Feeling the pain: When provider turns into a patient

PORTSMOUTH, Va. (WAVY) — Cancer touches us all somehow, and in some way.

But behind the battle there is a special bond.

That’s because there are providers here in Hampton Roads who are fighting cancer while treating it.

Clayres Johnson is a cancer survivor. She allowed 10 On Your Side into her home as she got ready for work. “This is new cancer hair and it so thick. It is thick,” said Johnson as she brushed back her curls. “Three years will be January 6, so I’m a survivor. I have to remind myself to live in the present; you can’t focus on what if and what’s next.”

Johnson was diagnosed with breast cancer at age 29. “It was Christmas Eve and I noticed a lump on my breast. This lump did not feel normal,” said Johnson.

She went for testing and then heard the dreaded words: “You have cancer.” Now it is Johnson’s job to deliver that same news to others. Johnson works at Sentara Comprehensive Breast Center as a registered nurse and a breast cancer coordinator, where she turns from patient to provider.

“Some women are like ‘don’t call me, I don’t need you, I’m going to go through this alone, I’m good’ and I don’t know if it’s because I’m giving them the worst news in their life,” said Johnson.

It’s also her job to help women cope, to explain what comes next, what will hurt and what won’t. From the coffee cup to the coaster to the wigs in her office drawers, Johnson’s office is made for women like herself – women with breast cancer.

“I’ve got wigs for days, you just tell me who you want to be. You want to be barbie?” she asks.

Patient Marie Mulvey’s hair is hanging on, much to her surprise, since she’s halfway through chemo. “Half of it’s gone, thank God for product,” said Mulvey. “It may not look it but I can tell. I used to have fuller hair.”

Mulvey was two months late for her routine mammogram and then Johnson delivered the news she had stage two breast cancer.

“I was devastated, just devastated. I kind of knew when I got in there what I was in for,” said Mulvey. “It was horrible.” But what she didn’t know was that Johnson, her breast care coordinator, had something to show her.

“She looked at me and said ‘now I’m going to show you something’ and she unbuttoned her shirt and showed me her breasts and said ‘do you have any questions?’ She knows what I’m going through.”

It’s a battle that has improving odds and at Sentara Healthcare there is new technology and new studies are proving there is life after diagnosis.

Cindy Allen is Vice President of Oncology Services for Sentara Healthcare, where she says they are at the forefront of care. “We are finding more and more that patients are living longer with cancer,” said Allen.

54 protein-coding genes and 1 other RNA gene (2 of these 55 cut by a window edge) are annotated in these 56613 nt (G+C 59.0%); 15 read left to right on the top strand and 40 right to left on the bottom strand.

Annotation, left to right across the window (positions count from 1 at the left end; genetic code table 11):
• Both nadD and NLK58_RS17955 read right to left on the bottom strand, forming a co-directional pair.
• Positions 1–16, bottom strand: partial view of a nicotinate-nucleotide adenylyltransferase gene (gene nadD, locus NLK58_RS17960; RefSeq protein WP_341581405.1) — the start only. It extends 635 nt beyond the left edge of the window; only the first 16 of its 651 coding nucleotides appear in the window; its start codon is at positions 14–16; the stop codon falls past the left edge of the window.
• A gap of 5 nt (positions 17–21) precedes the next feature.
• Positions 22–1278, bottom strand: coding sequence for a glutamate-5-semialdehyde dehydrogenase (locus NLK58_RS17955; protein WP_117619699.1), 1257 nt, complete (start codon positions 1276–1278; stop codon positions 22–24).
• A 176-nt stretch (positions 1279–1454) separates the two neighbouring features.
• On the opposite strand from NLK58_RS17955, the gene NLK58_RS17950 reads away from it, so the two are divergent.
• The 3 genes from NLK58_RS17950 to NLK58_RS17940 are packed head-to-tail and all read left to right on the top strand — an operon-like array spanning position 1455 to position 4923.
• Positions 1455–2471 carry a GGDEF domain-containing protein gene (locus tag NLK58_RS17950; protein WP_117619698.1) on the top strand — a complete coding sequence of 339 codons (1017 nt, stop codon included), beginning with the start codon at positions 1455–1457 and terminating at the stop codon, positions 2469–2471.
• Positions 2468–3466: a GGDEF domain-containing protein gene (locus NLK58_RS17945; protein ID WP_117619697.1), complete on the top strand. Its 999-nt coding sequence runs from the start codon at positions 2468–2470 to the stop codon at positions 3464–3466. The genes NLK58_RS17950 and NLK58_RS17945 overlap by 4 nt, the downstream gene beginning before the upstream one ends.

Allen says the Sentara Cancer Network is taking steps to help heal – with a new program: Living Beyond Cancer. It is a class to allow those who have undergone treatment to learn to transition back into the real world. The classes are important to patients who need to put pieces back together after treatment.

“It helps the patients that go into a class successfully transition back into the real world,” said Allen. “As the VP of Oncology at Sentara Healthcare I have a gift and that is the ability to create programs and services that meet the unique needs of our patients. Each patient’s journey is very different; it’s not a cookie cutter process.”

Not only is this important to Cindy for her career, but also personally, because she too was diagnosed with breast cancer. While she didn’t share this with patients, she understood their pain. “It was difficult because on conference calls, you hear your diagnosis in what you know could be a clinical trial for others who are similar to me.”

And she knows better than most that there is a future ahead and so does Johnson. They also know they are working in this hospital to improve cancer care for themselves and for their patients, like Mulvey.

“From the day I met her, she’s been my guardian and she knows exactly what I’m going through,” said Mulvey. “She is my guardian angel and I always say it.”

These strangers are sharing a common bond – cancer – but even more so, how to survive it.

Sentara Healthcare is making advances in the world of cancer. So, whether it’s genetic testing, 3-D mammograms or support groups, there are several doctors there who understand the importance of studies for so many lives including their own.


RESOURCES:

Sentara Cancer Network

Resources for Patients

Support Groups

Classes and Events